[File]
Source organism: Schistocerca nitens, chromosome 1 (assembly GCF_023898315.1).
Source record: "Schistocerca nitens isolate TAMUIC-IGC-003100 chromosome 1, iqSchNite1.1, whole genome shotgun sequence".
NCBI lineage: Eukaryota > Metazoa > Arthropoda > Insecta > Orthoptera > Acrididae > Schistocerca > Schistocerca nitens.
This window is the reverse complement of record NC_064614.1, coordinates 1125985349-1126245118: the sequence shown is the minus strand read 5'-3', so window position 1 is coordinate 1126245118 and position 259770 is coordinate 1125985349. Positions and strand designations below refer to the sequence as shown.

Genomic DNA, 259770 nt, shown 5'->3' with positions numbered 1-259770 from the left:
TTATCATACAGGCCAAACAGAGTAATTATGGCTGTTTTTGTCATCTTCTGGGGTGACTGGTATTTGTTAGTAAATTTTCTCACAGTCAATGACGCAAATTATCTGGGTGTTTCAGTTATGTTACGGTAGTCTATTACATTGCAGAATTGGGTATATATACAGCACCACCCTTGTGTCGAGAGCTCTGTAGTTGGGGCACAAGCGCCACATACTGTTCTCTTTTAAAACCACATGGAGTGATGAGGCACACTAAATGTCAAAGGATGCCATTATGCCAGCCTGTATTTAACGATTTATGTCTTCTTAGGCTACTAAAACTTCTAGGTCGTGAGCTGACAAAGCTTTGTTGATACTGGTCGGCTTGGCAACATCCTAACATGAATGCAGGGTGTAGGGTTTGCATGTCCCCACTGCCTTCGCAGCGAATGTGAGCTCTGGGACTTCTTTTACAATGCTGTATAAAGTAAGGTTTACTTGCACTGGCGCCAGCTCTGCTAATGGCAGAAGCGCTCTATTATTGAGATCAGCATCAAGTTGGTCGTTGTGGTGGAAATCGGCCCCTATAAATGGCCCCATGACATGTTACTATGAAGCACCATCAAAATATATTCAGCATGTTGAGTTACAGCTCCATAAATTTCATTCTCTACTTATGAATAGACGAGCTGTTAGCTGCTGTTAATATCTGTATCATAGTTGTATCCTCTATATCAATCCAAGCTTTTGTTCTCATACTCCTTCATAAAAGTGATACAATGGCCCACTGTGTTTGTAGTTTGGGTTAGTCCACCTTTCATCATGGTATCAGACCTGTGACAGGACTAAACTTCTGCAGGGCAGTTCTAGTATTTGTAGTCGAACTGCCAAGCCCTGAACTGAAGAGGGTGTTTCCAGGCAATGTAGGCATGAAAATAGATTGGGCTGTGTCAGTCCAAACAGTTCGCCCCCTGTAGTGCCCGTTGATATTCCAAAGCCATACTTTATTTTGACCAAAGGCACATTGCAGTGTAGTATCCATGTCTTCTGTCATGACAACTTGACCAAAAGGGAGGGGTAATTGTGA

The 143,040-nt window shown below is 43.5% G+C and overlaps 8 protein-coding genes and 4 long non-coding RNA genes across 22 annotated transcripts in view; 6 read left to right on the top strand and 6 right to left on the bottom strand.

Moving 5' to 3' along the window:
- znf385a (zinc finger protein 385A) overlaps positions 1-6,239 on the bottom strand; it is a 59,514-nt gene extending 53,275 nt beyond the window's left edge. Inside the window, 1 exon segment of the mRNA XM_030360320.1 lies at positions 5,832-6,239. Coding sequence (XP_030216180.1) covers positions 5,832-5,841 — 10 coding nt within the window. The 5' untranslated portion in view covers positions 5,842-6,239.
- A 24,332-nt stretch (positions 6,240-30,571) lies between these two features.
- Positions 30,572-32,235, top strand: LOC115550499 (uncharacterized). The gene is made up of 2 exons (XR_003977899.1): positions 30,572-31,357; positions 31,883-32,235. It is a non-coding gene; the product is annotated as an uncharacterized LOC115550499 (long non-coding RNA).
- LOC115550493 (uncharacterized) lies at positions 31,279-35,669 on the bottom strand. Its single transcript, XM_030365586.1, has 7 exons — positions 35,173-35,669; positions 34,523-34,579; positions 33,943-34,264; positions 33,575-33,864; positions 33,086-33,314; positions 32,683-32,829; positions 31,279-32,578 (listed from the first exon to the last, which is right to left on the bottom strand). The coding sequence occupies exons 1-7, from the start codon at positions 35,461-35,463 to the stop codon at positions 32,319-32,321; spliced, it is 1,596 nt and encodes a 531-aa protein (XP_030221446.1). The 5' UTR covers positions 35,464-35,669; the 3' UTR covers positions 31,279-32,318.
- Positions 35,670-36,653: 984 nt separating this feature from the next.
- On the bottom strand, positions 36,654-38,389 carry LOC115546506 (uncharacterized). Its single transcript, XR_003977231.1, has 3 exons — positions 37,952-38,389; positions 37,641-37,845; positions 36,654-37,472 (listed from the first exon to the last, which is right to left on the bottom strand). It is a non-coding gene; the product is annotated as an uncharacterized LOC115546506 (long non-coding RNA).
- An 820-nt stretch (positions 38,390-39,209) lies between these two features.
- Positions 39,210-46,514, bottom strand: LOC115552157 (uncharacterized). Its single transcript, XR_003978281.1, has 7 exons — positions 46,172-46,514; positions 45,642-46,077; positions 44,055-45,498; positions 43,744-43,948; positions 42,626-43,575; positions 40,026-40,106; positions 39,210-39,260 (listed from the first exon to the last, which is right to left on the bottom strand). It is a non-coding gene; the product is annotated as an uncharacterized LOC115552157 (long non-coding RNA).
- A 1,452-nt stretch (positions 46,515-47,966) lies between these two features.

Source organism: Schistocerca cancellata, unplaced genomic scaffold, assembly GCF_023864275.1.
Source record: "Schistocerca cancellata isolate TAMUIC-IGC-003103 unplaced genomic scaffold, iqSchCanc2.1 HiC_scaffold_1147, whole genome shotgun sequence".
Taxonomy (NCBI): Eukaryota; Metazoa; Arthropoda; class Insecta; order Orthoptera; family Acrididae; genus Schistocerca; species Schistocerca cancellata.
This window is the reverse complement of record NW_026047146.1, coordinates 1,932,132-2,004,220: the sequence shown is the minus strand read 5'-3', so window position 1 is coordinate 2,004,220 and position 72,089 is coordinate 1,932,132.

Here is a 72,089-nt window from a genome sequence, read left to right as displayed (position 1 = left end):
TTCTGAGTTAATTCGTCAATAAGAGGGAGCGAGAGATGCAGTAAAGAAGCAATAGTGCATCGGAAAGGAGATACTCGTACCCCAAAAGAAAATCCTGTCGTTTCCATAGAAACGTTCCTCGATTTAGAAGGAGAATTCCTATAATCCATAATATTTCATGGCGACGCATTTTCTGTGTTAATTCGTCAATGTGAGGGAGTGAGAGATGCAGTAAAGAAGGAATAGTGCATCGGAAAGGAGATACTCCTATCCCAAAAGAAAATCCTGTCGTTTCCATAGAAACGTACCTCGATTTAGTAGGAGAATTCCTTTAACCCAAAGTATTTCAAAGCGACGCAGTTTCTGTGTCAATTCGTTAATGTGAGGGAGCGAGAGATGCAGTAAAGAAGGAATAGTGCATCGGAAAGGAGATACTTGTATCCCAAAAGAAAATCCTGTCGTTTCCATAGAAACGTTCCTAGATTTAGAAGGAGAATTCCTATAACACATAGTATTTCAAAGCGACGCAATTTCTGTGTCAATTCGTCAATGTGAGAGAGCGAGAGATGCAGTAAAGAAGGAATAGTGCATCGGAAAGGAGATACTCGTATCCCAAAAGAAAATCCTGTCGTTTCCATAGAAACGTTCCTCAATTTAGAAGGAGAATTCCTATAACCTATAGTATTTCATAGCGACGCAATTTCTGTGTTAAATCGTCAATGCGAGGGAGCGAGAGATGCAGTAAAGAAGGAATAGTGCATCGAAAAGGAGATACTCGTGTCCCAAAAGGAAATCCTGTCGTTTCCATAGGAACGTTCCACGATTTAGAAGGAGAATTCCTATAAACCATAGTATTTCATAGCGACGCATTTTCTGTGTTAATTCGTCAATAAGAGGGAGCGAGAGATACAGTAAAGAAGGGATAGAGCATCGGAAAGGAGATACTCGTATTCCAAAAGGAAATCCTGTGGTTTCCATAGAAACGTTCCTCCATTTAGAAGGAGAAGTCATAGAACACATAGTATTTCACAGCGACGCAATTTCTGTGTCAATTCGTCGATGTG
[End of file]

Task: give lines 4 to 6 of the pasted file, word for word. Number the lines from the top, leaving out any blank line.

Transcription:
This window is the reverse complement of record NC_064614.1, coordinates 1125985349-1126245118: the sequence shown is the minus strand read 5'-3', so window position 1 is coordinate 1126245118 and position 259770 is coordinate 1125985349. Positions and strand designations below refer to the sequence as shown.

Genomic DNA, 259770 nt, shown 5'->3' with positions numbered 1-259770 from the left:
TTATCATACAGGCCAAACAGAGTAATTATGGCTGTTTTTGTCATCTTCTGGGGTGACTGGTATTTGTTAGTAAATTTTCTCACAGTCAATGACGCAAATTATCTGGGTGTTTCAGTTATGTTACGGTAGTCTATTACATTGCAGAATTGGGTATATATACAGCACCACCCTTGTGTCGAGAGCTCTGTAGTTGGGGCACAAGCGCCACATACTGTTCTCTTTTAAAACCACATGGAGTGATGAGGCACACTAAATGTCAAAGGATGCCATTATGCCAGCCTGTATTTAACGATTTATGTCTTCTTAGGCTACTAAAACTTCTAGGTCGTGAGCTGACAAAGCTTTGTTGATACTGGTCGGCTTGGCAACATCCTAACATGAATGCAGGGTGTAGGGTTTGCATGTCCCCACTGCCTTCGCAGCGAATGTGAGCTCTGGGACTTCTTTTACAATGCTGTATAAAGTAAGGTTTACTTGCACTGGCGCCAGCTCTGCTAATGGCAGAAGCGCTCTATTATTGAGATCAGCATCAAGTTGGTCGTTGTGGTGGAAATCGGCCCCTATAAATGGCCCCATGACATGTTACTATGAAGCACCATCAAAATATATTCAGCATGTTGAGTTACAGCTCCATAAATTTCATTCTCTACTTATGAATAGACGAGCTGTTAGCTGCTGTTAATATCTGTATCATAGTTGTATCCTCTATATCAATCCAAGCTTTTGTTCTCATACTCCTTCATAAAAGTGATACAATGGCCCACTGTGTTTGTAGTTTGGGTTAGTCCACCTTTCATCATGGTATCAGACCTGTGACAGGACTAAACTTCTGCAGGGCAGTTCTAGTATTTGTAGTCGAACTGCCAAGCCCTGAACTGAAGAGGGTGTTTCCAGGCAATGTAGGCATGAAAATAGATTGGGCTGTGTCAGTCCAAACAGTTCGCCCCCTGTAGTGCCCGTTGATATTCCAAAGCCATACTTTATTTTGACCAAAGGCACATTGCAGTGTAGTATCCATGTCTTCTGTCATGACAACTTGACCAAAAGGGAGGGGTAATTGTGA